Range with end

This works as expected:

b = rand(10)
b[2:end]
view(b, 2:10)

but not this:

julia> view(b, 2:end)
ERROR: syntax: missing last argument in "1:" range expression 

Do I really have to use:

view(b, 2:length(b))

Is there is a more clever way to exclude the first element of a vector?

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No, that’s the advantage of the macro form:

@view b[2:end]
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The end keyword for the last index of an array only works inside [...] indexing expressions.

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Has there been an effort to make “end” more like a keyword that can get passed around? Or is this considered a bad idea?

ie:

a = 2:end
b = [1,2,3,4,5]
c = b[a]
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One slight nuance is that a[2:end] is actually lowered to getindex(a, 2:lastindex(a)), not length, which is an important distinction for OffsetArrays or strings.

3 Likes

The problem is that we use end to denote the end of blocks, so treating it as a symbol everywhere would lead to a lot of parsing ambiguities. That’s also why you can’t use begin ... end blocks inside indexing expressions, for example.

Another problem with this approach is that you basically end up writing a small computer algebra system and you would need a way to trace through arbitrary functions, since you don’t know the last index of the array in advance. I implemented something like that in a more limited way as tbegin and tend in CoolTensors.jl, so it’s not impossible to make this work for the most common cases, but it’s very difficult and brittle to implement this in all generality, so it’s suitable for Base.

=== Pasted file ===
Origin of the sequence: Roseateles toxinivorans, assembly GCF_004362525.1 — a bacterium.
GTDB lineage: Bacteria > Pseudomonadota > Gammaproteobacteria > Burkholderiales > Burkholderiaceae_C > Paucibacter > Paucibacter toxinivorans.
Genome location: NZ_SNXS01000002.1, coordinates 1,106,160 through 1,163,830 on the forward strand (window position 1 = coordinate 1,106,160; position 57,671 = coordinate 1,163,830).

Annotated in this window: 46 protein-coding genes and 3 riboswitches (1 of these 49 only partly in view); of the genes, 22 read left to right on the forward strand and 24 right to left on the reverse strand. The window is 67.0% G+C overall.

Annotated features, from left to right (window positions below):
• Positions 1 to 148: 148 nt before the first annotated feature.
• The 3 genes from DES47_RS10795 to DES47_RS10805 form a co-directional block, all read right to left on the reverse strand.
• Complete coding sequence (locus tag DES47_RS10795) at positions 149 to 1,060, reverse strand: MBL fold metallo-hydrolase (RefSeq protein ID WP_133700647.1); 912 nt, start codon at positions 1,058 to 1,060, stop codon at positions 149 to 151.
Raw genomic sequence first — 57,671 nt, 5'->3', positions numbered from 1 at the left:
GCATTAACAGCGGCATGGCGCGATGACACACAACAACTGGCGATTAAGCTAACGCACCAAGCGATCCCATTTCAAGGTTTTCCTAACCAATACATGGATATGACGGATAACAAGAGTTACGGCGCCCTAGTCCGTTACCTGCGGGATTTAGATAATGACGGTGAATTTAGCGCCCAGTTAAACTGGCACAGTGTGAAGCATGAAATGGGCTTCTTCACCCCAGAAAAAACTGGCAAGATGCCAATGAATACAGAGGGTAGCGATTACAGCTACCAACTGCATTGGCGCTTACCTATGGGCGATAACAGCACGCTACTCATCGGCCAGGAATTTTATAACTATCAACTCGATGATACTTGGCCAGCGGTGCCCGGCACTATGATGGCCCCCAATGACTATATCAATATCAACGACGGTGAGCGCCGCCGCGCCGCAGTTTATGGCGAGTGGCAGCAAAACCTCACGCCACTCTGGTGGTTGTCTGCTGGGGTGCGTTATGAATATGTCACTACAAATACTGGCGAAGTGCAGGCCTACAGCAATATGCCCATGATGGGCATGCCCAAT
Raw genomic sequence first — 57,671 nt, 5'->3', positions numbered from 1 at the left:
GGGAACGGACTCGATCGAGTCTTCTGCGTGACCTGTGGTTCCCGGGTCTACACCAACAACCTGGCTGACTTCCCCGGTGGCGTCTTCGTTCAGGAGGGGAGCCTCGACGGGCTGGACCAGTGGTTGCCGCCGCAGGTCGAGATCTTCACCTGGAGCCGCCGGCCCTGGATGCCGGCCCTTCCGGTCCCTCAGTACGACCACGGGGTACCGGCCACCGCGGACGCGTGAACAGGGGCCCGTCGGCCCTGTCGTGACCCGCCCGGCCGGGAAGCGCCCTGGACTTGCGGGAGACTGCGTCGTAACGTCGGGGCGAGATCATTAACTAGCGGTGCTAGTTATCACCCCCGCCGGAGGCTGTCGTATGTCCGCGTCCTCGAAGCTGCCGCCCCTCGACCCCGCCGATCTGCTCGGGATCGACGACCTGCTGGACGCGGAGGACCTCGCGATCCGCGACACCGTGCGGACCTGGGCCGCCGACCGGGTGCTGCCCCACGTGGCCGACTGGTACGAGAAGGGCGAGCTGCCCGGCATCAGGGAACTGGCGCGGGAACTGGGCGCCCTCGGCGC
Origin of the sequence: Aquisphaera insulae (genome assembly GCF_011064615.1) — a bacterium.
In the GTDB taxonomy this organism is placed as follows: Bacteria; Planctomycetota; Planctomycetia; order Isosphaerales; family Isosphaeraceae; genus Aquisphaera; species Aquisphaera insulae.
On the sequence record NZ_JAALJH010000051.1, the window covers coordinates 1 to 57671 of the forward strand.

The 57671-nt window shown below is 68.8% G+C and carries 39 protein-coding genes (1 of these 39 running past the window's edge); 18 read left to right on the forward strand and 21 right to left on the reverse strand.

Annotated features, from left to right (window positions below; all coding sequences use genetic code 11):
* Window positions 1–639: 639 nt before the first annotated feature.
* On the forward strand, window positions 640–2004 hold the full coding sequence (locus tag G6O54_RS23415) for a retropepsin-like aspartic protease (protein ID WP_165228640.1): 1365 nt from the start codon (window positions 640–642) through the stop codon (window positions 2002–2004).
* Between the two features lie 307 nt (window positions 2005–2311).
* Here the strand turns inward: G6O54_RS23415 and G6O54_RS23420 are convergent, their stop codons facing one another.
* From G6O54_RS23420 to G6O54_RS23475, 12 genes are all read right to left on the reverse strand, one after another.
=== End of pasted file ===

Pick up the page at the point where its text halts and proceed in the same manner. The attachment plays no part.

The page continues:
2 Likes

end is a keyword that is also used to end blocks so it would be hard to also parse it as an end-of-array indices marker in general contexts. However, it would certainly be possible to define an END object that behaves very similarly:

import Base: Colon, getindex
struct End; end # singleton
const END = End()
struct EndUnitRange
    start::Int
end
(::Colon)(start::Integer, ::End) = EndUnitRange(start)
getindex(A::Array, r::EndUnitRange) = A[r.start:end]
# ... and other AbstractRange methods, probably…

You can then do:

julia> a = 2:END;

julia> b = [1,2,3,4,5];

julia> c = b[a]
4-element Array{Int64,1}:
 2
 3
 4
 5

However, a problem with this is that such a 2:END range object has little meaning except in getindex and a few similar contexts, and for all of these specialized methods would have to be defined — you can’t use it in most contexts where an ordinary range would work. (What is length(a)? What does for x in a mean?) So I’m not sure how useful it would be in practice. (But someone could certainly make a package for it if they felt otherwise.)

In contrast, the current 2:end syntax is only available in object[...] contexts where the meaning of end is unambiguous. And since end is “lowered” to lastindex(object), individual types don’t need to do anything special to support it.

7 Likes

I think that just assigning lastindex etc to a variable and using it for arithmetic is always better in this case.